Ground Cover Supplement : GC Supplement - Spray application 2016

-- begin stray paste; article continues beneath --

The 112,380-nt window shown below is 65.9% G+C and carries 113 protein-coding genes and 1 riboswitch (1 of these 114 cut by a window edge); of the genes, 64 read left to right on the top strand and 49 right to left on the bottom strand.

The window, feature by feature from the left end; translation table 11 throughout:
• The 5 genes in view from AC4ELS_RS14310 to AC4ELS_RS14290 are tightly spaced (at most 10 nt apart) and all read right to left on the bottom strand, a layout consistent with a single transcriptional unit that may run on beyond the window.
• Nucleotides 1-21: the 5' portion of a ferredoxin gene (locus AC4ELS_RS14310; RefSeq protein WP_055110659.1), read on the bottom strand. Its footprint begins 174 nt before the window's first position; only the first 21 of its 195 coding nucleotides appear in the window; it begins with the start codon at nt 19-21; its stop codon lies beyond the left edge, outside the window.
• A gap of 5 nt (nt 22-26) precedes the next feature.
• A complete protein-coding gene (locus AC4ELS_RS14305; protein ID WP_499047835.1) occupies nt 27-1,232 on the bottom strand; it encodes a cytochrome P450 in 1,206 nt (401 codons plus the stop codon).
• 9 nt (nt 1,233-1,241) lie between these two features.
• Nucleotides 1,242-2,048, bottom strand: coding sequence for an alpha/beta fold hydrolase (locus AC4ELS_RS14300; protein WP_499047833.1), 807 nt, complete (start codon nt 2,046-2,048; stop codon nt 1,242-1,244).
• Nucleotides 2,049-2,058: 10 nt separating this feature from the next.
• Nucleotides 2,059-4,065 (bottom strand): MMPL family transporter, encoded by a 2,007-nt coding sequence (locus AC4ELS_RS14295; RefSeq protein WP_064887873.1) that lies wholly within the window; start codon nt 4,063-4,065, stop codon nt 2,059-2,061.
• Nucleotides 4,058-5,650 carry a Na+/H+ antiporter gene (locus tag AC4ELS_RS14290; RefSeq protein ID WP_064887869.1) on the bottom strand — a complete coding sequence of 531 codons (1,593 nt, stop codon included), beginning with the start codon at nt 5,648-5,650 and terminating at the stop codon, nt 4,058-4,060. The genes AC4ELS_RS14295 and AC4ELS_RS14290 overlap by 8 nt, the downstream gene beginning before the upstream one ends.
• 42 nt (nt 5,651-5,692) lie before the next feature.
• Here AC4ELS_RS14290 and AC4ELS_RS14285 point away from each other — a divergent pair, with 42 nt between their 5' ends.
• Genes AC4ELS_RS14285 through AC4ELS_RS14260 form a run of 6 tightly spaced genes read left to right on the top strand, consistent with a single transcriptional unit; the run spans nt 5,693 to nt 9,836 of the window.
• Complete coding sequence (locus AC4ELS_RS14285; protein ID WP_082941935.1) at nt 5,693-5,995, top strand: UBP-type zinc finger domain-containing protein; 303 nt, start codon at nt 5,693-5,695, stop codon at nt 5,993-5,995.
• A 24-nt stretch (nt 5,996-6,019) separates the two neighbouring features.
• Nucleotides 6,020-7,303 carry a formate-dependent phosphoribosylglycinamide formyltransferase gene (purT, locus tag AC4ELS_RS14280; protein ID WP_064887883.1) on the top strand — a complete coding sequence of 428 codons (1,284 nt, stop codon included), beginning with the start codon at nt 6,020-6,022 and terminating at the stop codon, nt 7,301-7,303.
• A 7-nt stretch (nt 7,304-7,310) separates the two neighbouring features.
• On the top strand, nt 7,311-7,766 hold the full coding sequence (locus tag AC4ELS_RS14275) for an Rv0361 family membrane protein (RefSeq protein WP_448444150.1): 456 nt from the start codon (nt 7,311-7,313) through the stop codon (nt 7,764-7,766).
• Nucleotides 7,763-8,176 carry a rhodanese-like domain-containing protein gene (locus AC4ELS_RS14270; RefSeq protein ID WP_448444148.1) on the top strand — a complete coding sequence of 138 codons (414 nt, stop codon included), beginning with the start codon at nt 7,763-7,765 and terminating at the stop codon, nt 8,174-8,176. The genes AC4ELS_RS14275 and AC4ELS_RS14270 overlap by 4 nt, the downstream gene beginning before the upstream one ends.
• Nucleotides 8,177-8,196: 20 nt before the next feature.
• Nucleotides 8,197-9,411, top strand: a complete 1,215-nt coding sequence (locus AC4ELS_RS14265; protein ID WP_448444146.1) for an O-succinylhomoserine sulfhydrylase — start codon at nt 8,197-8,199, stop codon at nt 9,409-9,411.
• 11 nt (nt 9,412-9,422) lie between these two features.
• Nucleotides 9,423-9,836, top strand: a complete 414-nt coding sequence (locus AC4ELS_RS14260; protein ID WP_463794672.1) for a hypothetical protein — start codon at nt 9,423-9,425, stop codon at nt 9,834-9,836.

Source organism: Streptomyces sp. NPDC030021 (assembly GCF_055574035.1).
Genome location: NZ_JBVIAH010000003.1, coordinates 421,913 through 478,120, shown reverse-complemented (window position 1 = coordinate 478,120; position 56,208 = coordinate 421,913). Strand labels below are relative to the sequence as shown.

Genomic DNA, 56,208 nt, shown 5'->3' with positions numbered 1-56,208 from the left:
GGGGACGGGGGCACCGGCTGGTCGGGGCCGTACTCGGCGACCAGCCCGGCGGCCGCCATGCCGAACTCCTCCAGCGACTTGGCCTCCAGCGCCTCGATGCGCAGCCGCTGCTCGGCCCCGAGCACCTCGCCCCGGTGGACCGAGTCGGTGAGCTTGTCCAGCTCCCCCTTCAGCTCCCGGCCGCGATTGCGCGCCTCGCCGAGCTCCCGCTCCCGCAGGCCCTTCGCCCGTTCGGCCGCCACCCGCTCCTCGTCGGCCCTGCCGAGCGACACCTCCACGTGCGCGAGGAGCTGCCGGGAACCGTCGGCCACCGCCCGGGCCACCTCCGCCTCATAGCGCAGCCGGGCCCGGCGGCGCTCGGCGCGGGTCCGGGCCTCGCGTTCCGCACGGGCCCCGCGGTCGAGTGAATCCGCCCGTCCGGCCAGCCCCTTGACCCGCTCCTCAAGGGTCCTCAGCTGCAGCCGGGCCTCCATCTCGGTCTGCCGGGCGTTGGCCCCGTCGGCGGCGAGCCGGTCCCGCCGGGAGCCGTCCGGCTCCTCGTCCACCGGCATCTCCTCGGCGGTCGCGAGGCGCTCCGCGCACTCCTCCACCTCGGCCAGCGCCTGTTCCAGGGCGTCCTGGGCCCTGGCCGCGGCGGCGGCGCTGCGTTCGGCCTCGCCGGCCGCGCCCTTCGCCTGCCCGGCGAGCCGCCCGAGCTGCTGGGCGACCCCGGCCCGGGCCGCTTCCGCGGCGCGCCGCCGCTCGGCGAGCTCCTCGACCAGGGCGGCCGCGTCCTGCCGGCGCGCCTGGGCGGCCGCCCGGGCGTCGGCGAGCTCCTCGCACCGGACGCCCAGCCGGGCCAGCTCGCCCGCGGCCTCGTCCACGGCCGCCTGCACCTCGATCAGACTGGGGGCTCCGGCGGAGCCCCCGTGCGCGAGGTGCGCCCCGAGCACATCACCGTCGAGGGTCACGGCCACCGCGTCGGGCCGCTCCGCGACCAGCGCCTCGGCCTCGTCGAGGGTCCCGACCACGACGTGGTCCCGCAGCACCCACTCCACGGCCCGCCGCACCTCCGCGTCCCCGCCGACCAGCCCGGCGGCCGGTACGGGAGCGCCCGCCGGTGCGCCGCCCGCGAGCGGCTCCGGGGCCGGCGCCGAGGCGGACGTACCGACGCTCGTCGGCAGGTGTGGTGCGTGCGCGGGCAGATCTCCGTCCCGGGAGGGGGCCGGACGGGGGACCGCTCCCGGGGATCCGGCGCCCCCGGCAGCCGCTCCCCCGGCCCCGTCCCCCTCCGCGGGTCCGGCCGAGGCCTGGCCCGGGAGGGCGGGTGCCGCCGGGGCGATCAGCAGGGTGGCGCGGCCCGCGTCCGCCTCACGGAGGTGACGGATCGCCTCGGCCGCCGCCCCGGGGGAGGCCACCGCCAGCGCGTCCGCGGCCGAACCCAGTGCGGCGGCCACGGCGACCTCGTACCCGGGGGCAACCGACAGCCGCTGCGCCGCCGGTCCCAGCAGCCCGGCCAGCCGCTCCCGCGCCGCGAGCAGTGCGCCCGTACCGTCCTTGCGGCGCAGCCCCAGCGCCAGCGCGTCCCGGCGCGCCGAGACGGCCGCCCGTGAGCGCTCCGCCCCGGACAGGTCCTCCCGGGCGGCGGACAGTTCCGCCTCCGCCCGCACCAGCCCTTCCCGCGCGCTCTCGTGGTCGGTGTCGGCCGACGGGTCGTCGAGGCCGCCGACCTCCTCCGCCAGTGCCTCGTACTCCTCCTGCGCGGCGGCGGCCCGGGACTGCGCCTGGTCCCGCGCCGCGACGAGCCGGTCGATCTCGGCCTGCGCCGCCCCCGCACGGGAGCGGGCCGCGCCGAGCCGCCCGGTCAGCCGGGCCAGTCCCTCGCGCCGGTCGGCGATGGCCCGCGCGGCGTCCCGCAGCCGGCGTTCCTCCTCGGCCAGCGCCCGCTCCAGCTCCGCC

16 Decision support The operators’ toolbox just got bigger New tools for assessing the impact of tank mix, nozzle type and operating parameters on sprayer output are now available to help operators better manage their spray jobs By Dr Andrew Hewitt, Dr Chris O’Donnell and Dr Gary Dorr THE CHOICE OF nozzle, spray pressure and tank mix composition, including active ingredient and adjuvants, underpins the performance of pesticide spray in terms of cover and spray drift. In general, the coarser the spray, the lower its drift potential but also the lower the potential coverage on many target surfaces, plants and pests. Increasing the water volume rate can help boost droplet numbers, but it can still be a challenge to get the right balance between spray coverage and reduced drift in the face of so many variables. Adjuvant effects are often not particularly intuitive -- some adjuvants will increase the number of fine droplets in a spray, while other products may reduce them. To make things more complicated, different nozzles can have different results and variations can also occur between the outputs from different orifice sizes of the same type of nozzle. As a part of GRDC-funded projects, University of Queensland (UQ) researchers have measured the performance of more than 1000 combinations of nozzle, pressure and tank mix that cover many Australian grain crop spraying scenarios and have assembled this data into the new Australian Spray Performance Calculator. This tool has been developed to provide reliable information to take some of the guesswork out of spray performance and help operators improve their drift-management strategies. Some of the data used to develop the Australian Spray Performance Calculator has also been supplied to the Australian Pesticides and Veterinary Medicines Authority for inclusion in tools that may be approved for use in calculating modified downwind buffer distances as a part of proposed label changes. The Australian Spray Performance Calculator is able to show many of the key performances of a spray in relative terms: ¢ potential coverage in number of droplets per square centimetre; ¢ areas covered on the target after droplets have deposited; ¢ spray quality, in terms of droplet size classification; and ¢ spray-drift potential, indicated as percentage of fines produced. There will also be other features to provide additional information about spray output, supported by images of what spray deposits may look like on collectors such as water-sensitive paper. The new tool is available as a spreadsheet (supported by a regularly updated database of information) that can be run on any computer and smartphones or tablets equipped with an Excel reader. Users can select from a list of drop-down options to enter all of the parameters about their spray, including: ¢ nozzle type: the nozzle types and orifice sizes cover 10 manufacturers, with all data tested independently by UQ using a single test system to ensure comparisons between nozzle outputs are consistent; ¢ pressure and fan angle: the user selects the spray pressure and the spray angle (for example, 110º for a 110-02 nozzle); ¢ tank-mix properties: details of the tank mix (water or a pesticide selected from a list of active-ingredient products in Australia and adjuvants); and SOURCE: UNIVERSITY OF QUEENSLAND The Australian Spray Performance Calculator main screen for data input: having access to a tool that can provide coverage information, droplet size data and drift potential specific to the nozzle, tank mix and operating parameters is a leap forward for spray applicators.
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